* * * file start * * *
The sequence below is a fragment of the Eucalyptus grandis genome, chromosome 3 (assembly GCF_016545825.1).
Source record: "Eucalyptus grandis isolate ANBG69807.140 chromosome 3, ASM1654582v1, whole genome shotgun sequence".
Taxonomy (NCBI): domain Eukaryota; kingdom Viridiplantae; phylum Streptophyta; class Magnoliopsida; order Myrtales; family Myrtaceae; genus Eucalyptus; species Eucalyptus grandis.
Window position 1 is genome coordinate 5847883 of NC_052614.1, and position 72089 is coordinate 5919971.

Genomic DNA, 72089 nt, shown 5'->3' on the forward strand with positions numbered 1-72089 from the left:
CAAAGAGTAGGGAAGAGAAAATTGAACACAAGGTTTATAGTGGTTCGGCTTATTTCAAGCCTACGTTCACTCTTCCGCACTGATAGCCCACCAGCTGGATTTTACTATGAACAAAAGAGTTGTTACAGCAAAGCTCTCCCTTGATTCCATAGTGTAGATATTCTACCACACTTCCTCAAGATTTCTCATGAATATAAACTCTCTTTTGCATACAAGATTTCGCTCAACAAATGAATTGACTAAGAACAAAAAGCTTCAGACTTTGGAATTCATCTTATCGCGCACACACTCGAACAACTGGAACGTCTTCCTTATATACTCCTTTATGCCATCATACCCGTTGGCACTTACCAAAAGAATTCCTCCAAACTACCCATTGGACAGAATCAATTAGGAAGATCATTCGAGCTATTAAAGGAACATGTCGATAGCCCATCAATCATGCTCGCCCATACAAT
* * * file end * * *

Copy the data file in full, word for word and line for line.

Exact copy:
The sequence below is a fragment of the Eucalyptus grandis genome, chromosome 3 (assembly GCF_016545825.1).
Source record: "Eucalyptus grandis isolate ANBG69807.140 chromosome 3, ASM1654582v1, whole genome shotgun sequence".
Taxonomy (NCBI): domain Eukaryota; kingdom Viridiplantae; phylum Streptophyta; class Magnoliopsida; order Myrtales; family Myrtaceae; genus Eucalyptus; species Eucalyptus grandis.
Window position 1 is genome coordinate 5847883 of NC_052614.1, and position 72089 is coordinate 5919971.

Genomic DNA, 72089 nt, shown 5'->3' on the forward strand with positions numbered 1-72089 from the left:
CAAAGAGTAGGGAAGAGAAAATTGAACACAAGGTTTATAGTGGTTCGGCTTATTTCAAGCCTACGTTCACTCTTCCGCACTGATAGCCCACCAGCTGGATTTTACTATGAACAAAAGAGTTGTTACAGCAAAGCTCTCCCTTGATTCCATAGTGTAGATATTCTACCACACTTCCTCAAGATTTCTCATGAATATAAACTCTCTTTTGCATACAAGATTTCGCTCAACAAATGAATTGACTAAGAACAAAAAGCTTCAGACTTTGGAATTCATCTTATCGCGCACACACTCGAACAACTGGAACGTCTTCCTTATATACTCCTTTATGCCATCATACCCGTTGGCACTTACCAAAAGAATTCCTCCAAACTACCCATTGGACAGAATCAATTAGGAAGATCATTCGAGCTATTAAAGGAACATGTCGATAGCCCATCAATCATGCTCGCCCATACAAT